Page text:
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Study finds children in Flint experienced educational declines even if they did not have lead pipes

Study finds children in Flint experienced educational declines even if they did not have lead pipes
Synthetic control estimates of the effect of the Flint water crisis (FWC) on student outcomes. Average treatment effect estimates of the causal effects of FWC on standardized math and reading academic achievement (A and B), fraction special needs (C), and fraction of school days attended (D) are plotted over time. A treatment effect was estimated for each year in the post-period (2015–2019). The grayed shaded area represents the 95% confidence interval of the treatment effect estimates. Credit: Science Advances (2024). DOI: 10.1126/sciadv.adk4737

A trio of researchers, one a sociologist at Princeton University, the other two public policy experts with the University of Michigan, has found that children living in Flint, Michigan, experienced educational declines after that city changed its water delivery system in 2015, regardless of whether they lived in homes with lead pipe delivery systems.

In their study, reported in the journal Science Advances, Sam Trejo, Gloria Yeomans-Maldonado and Brian Jacob compared education scores with possible lead exposure over a 13-year period covering the time before the switch-over and the time after.

Prior research has shown that consuming small amounts of lead can lead to nerve damage, resulting in cognitive problems, especially in . Consumption of lead by children has become an issue in the U.S. over the past several decades as aging lead water pipes have resulted in learning and developmental problems. In this new effort, the researchers took another look at the impact on children living in Flint after chose to switch to a new water source.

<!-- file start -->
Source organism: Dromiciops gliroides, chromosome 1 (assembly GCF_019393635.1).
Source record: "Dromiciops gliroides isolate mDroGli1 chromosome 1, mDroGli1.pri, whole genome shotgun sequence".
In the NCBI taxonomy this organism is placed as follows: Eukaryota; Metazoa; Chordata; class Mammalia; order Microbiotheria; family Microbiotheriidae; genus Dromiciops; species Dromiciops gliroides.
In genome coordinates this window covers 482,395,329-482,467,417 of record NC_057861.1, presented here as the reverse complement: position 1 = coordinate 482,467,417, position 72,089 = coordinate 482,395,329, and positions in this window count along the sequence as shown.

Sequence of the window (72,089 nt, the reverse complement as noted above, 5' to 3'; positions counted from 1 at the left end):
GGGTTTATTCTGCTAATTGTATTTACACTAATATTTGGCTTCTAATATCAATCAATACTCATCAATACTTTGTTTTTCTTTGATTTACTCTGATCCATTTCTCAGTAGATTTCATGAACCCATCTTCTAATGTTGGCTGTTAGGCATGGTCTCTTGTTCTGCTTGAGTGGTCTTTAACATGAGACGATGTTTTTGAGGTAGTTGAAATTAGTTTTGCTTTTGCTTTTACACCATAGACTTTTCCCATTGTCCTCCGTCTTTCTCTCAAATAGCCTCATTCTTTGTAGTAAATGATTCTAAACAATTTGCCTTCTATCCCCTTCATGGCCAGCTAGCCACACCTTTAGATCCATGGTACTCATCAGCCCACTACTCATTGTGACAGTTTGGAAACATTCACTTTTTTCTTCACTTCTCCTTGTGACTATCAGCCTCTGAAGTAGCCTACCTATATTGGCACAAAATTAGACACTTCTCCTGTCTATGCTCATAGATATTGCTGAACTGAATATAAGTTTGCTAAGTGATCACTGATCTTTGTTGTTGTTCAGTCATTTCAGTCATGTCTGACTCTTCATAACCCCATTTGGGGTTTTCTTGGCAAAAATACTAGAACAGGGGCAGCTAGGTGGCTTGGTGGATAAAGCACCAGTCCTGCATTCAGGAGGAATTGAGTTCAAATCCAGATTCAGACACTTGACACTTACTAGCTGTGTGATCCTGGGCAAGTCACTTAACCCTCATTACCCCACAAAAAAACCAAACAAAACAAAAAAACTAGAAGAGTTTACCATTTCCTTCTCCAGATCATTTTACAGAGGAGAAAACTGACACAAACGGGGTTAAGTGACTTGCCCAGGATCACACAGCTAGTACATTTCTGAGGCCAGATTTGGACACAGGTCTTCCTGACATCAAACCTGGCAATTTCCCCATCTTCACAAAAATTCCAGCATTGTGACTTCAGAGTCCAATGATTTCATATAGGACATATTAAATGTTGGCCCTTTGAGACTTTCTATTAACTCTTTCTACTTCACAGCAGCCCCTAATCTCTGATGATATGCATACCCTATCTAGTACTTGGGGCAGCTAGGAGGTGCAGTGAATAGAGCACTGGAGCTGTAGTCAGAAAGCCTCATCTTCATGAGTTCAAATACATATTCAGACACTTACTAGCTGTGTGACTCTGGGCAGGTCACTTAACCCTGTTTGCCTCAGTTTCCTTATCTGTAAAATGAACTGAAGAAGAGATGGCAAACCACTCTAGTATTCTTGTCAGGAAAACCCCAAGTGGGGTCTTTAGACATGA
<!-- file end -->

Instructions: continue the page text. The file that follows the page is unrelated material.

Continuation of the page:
Prior to 2014, drinking water for Flint residents was pulled from Lake Huron and the Detroit River. That year, in a cost-cutting measure, officials switched to water from the Flint River. Unfortunately, the water in the Flint River was more acidic and leached lead from older pipes, which was consumed by residents.

Prior research has shown that children in the city began experiencing educational declines shortly thereafter, particularly in math. In this new effort, the research team compared educational outcomes for children in the area who did not drink water from the impacted pipes with those who did.

The researchers found nearly equal educational declines in children who did not drink lead-contaminated water compared to those who did. They note that the children had not been tested for lead levels; thus, it is not known if they ingested it from other sources, such as at school. But they also note that they might have been experiencing psychosocial effects related to the in Flint. They suggest that researchers studying a health crisis like the one in Flint look at both the physical and emotional impacts of such events on child residents.

More information: Sam Trejo et al, The Effects of the Flint water crisis on the educational outcomes of school-age children, Science Advances (2024). DOI: 10.1126/sciadv.adk4737

Journal information: Science Advances

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Citation: Study finds children in Flint experienced educational declines even if they did not have lead pipes (2024, March 14) retrieved 18 May 2024 from
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